This is a continuation of a post on the philanthropic-minded TaprootFoundation.org.
I’m looking for someone who shares my interests in philanthropy, is adaptable, and will ultimately enhance my day-to-day life.
No, this isn’t an online dating profile. In fact, the new partnership between LinkedIn and the Taproot Foundation may feel like a matching service (connecting needs to corresponding assets, profile assessment, etc.), because it is! The new TaprootFoundation.org aligns business professionals interested in pursuing philanthropic goals with nonprofits in need of their assets.
I was lucky enough to get the scoop on this project through Taproot’s Aaron Hurst and Meg Garlinghouse of LinkedIn. (Full disclosure: Meg Garlinghouse sits on Network for Good’s Board.) You can read part I of my interview here, and part II below.
AM: You’ve noted that the while pro bono services are increasing in usage, nonprofits remain unable to communicate their needs. This partnership fills that gap. Can you expand on how this works?
AH: We have done the research with funding from Microsoft and HP to really define the most common nonprofit consulting needs. We broke it down into the 120 most common projects. This gives nonprofits a great starting place to define their need. We each of these project types we share a number of details including the likely professionals needed to help the nonprofit with that need. So, now they know the project as well as the roles they need.
MG: LinkedIn then makes the next step of finding the professionals easier. Our platform enables you to search on the specific criteria that Taproot helped defined in terms of what you need. The nonprofit went from not knowing what they want, who they need and where to find them to having all three.
Check out this example on searching for pro bono consultant help on the creation of a nonprofit fundraising plan.
AH: [This partnership] is also playing a key role in connecting nonprofits to companies and other organizations that can provide pro bono services not as individuals but as organizations. Over $2 billion in pro bono services have been pledge to Billion + Change, but there is currently no resources out there for nonprofits to approach these companies or others out there that offer pro bono services. With LinkedIn we have identified over 300 providers across the country and integrated LinkedIn member database into the information provided about each company. You can learn about a company like Bain & Company and also see who in your network has the right connections to help you make the "ask". This makes pro bono from top organizations accessible to small but high potential nonprofits who may not be golfing buddies with a Bain partner.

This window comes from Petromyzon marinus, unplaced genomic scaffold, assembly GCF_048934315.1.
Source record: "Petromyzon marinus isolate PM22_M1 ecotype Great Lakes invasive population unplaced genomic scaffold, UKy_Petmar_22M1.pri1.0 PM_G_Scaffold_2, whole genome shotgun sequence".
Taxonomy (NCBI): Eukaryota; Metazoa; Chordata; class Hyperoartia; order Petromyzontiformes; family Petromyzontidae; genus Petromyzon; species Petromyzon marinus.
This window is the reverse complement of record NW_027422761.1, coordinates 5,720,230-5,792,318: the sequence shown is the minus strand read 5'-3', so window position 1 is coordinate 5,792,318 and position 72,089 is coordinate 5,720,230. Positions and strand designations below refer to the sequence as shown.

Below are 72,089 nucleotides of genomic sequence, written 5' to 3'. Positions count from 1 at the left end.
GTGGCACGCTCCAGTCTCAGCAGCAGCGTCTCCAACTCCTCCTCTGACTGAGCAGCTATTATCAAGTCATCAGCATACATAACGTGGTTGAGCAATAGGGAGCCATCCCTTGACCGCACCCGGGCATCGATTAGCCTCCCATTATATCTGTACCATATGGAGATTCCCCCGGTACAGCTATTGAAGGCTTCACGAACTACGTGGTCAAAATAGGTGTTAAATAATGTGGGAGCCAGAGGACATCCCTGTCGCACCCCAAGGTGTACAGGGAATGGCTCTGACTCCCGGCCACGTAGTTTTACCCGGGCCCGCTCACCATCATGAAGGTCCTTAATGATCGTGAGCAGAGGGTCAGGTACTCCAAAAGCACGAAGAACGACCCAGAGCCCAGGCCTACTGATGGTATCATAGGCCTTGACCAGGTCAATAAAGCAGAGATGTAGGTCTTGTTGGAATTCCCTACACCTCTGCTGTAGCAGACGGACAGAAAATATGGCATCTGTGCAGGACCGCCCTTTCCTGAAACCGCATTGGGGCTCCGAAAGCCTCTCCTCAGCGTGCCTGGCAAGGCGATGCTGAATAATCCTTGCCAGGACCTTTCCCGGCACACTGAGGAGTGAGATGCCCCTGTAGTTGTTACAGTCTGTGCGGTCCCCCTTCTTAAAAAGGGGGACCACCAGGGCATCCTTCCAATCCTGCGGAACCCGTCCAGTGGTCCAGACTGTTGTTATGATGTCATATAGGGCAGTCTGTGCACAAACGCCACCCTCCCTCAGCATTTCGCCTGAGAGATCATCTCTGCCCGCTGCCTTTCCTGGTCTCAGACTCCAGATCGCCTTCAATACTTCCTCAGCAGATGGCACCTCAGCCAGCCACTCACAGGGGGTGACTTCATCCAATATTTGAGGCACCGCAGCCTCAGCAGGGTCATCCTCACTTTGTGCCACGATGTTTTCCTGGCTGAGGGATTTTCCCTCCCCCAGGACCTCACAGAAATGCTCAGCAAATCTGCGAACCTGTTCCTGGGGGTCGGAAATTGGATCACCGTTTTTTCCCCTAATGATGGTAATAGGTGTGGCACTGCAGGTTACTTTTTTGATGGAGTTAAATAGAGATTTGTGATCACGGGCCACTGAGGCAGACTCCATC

AM: Let’s get nerdy for a second. How can professionals in the corporate world get involved? Can you walk me through the process?
MG: We are hopeful that this platform will become the primary conduit for business professionals to engage in the community. The great thing about it is that it is driven by nonprofit demand but still enables them to leverage their social capital.
AH: It creates a really healthy dynamic of being client-centric which we have found in our 10+ years build the field is the key to success. We want nonprofits to pull business professionals in and not have them pushed on them as they are in most corporate settings.
That said, for business professionals who want to be proactively involved, the best thing they can do is join a nonprofit board. As a board member they can help the nonprofit scope their needs and then use their own LinkedIn network to recruit the talent the organization needs. It is one of the most powerful forms of philanthropy out there.